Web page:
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Does Trump’s Rhetoric Really “Provoke” Jihadis?

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abel-habara

Last Thursday, Egypt executed Abel Habara, the leader of an Islamic State-aligned jihad group, Ansar Bayt al-Maqdis, for his leading role in several jihad massacres. In response, the Islamic State (ISIS) vowed “a volcano of jihad” against Egypt. And so once again we saw a jihad group acting as if it had been provoked to jihad by the actions of its foes – echoing the claim of Hillary Clinton, the Democratic Party and the establishment propaganda media, that President-elect Donald Trump’s supposedly hateful and incendiary rhetoric toward Muslims aids in jihad recruitment.

The establishment media has been running a series of stories since the election with the not-so-hidden subtext that Trump’s policies regarding Muslims will only make the global jihad worse. They claim he provides fodder to the jihadis that they can use to recruit Muslims who might otherwise have been peaceful. The political and media elites have internalized the idea that various things we do provoke the jihadis — Trump’s rhetoric, the proposed immigration ban, drawing cartoons of Muhammad, etc. — and if we just stop doing them, all will be well.

But is this really true? The Abel Habara case offers an instructive analogy. He was executed for his jihad activity. Because he was executed, the Islamic State vowed more jihad activity. See, any pushback, any resistance to the jihad threat is taken by Islamic jihadis as a new provocation. They will throw it up at those who are resisting as being the cause of more jihad: Because you have executed our man, or Because you want to limit Muslim immigration, or Because you have bombed our training camps, or what have you, we will rain down death upon you. But the execution didn’t provoke the jihad, as Habara himself was waging jihad already. The execution is just the latest pretext for jihad. There was a different pretext before Habara was executed, and there will be another later.

Yet there does seem to be more to the idea that Trump is provoking jihadis. After all, Abu Omar Khorasani, an Islamic State commander in Afghanistan, said this about Trump: “This guy is a complete maniac. His utter hate towards Muslims will make our job much easier because we can recruit thousands.”

It is true that the Islamic State and al-Qaeda often recruit on the basis of grievance narratives against the West. Maybe they will be able to draw some fighters to their cause by invoking the specter of Trump. But to assume that all would be well if Trump and others would simply stop saying things that provoke Muslims would be naïve. The Islamic State recently explained why in an article in its Dabiq magazine:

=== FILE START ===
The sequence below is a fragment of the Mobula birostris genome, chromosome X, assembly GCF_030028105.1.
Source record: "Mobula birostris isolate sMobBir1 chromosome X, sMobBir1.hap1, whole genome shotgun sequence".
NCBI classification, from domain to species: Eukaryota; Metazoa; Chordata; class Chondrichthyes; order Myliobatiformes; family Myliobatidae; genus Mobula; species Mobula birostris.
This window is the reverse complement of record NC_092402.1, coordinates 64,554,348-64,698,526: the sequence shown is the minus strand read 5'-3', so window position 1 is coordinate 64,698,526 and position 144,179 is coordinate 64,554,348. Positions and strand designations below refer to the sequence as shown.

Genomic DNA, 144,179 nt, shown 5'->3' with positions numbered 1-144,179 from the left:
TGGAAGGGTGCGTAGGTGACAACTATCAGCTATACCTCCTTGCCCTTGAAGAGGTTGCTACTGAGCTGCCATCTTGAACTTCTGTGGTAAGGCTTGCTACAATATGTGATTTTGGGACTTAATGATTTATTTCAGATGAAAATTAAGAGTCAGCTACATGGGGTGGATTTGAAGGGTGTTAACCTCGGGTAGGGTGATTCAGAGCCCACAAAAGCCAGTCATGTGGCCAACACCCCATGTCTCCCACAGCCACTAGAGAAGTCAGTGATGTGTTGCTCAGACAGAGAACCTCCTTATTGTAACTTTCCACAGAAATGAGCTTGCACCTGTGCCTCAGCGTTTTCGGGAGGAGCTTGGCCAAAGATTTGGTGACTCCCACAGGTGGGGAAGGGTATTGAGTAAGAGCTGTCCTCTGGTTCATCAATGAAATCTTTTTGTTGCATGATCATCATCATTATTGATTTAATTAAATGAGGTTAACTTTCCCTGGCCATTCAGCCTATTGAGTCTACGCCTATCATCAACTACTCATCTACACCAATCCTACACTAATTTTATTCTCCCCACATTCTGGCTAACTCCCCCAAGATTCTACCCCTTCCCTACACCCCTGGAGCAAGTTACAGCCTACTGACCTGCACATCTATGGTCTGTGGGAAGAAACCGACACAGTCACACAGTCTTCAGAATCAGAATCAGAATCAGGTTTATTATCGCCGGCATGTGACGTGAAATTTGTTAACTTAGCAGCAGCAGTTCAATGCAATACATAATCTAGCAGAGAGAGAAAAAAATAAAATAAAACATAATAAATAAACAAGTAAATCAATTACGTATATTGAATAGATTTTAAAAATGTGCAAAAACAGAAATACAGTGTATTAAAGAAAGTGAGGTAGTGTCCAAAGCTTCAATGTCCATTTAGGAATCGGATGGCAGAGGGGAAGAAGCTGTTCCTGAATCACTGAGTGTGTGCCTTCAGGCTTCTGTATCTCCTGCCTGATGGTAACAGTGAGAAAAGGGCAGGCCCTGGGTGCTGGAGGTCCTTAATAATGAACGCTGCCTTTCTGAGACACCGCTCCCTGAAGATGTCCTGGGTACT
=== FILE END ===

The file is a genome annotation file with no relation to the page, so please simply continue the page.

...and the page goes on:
Even if you were to stop bombing us, imprisoning us, torturing us, vilifying us, and usurping our lands, we would continue to hate you because our primary reason for hating you will not cease to exist until you embrace Islam.

This the coup de grace to the claim that Trump is enflaming the jihadis: the jihad imperative is not based on how good the infidels are to the Muslims. The Qur’an simply commands Muslims to wage war against and subjugate infidels, and not just those unbelievers who resist jihad attacks or commit various “provocations.” It makes no exceptions for those who do not fight back, or who do not fight back effectively, or who watch their words. The fact is that they wish to rain down death upon us no matter what we do.

If Hillary Clinton had been elected and had continued the Obama administration’s policies of denial and willful ignorance toward the jihad threat, and had she also facilitated a massive new influx of Muslim migrants, the jihadis would not have been pacified. In fact, they would have been bolder than ever. Their primary motivation for hating us has nothing whatsoever to do with our statements. They hate the United States because we are not a Muslim government that implements Islamic law.

The mainstream media’s avid propagation of the idea that Trump’s victory has cheered the jihadis tells us more about the media’s agenda than it does about the jihadis. Those who decry Trump’s rhetoric as needlessly “provocative” don’t realize, or don’t care to admit, that if we do actually curtail our behavior to suit Muslim sensibilities, the jihadis will not be pacified, but emboldened at the sight of what they will see our weakness. To change our behavior to suit them will only make them more aggressive and demanding — and lethal.

Robert Spencer is the director of Jihad Watch and author of the New York Times bestsellers The Politically Incorrect Guide to Islam (and the Crusades) and The Truth About Muhammad. His latest book is The Complete Infidel’s Guide to Iran. Follow him on Twitter here. Like him on Facebook here.

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